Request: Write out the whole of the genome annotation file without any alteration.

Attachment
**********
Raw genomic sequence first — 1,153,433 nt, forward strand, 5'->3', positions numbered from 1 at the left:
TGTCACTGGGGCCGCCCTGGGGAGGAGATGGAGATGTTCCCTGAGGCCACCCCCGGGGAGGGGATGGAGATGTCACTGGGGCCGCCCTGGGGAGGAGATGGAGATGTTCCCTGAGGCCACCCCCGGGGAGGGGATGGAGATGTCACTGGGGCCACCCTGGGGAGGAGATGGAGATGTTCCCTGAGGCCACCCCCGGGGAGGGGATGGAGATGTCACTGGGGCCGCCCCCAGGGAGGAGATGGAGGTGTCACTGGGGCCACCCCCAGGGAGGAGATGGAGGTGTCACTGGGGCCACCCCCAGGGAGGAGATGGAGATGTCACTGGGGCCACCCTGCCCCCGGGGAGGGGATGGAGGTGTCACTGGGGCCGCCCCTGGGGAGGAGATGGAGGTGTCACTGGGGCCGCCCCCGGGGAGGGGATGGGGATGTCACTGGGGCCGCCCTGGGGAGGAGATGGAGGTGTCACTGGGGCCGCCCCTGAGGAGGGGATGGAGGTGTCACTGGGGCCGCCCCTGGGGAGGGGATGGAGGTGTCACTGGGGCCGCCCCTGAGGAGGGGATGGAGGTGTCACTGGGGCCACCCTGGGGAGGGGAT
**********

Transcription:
Raw genomic sequence first — 1,153,433 nt, forward strand, 5'->3', positions numbered from 1 at the left:
TGTCACTGGGGCCGCCCTGGGGAGGAGATGGAGATGTTCCCTGAGGCCACCCCCGGGGAGGGGATGGAGATGTCACTGGGGCCGCCCTGGGGAGGAGATGGAGATGTTCCCTGAGGCCACCCCCGGGGAGGGGATGGAGATGTCACTGGGGCCACCCTGGGGAGGAGATGGAGATGTTCCCTGAGGCCACCCCCGGGGAGGGGATGGAGATGTCACTGGGGCCGCCCCCAGGGAGGAGATGGAGGTGTCACTGGGGCCACCCCCAGGGAGGAGATGGAGGTGTCACTGGGGCCACCCCCAGGGAGGAGATGGAGATGTCACTGGGGCCACCCTGCCCCCGGGGAGGGGATGGAGGTGTCACTGGGGCCGCCCCTGGGGAGGAGATGGAGGTGTCACTGGGGCCGCCCCCGGGGAGGGGATGGGGATGTCACTGGGGCCGCCCTGGGGAGGAGATGGAGGTGTCACTGGGGCCGCCCCTGAGGAGGGGATGGAGGTGTCACTGGGGCCGCCCCTGGGGAGGGGATGGAGGTGTCACTGGGGCCGCCCCTGAGGAGGGGATGGAGGTGTCACTGGGGCCACCCTGGGGAGGGGAT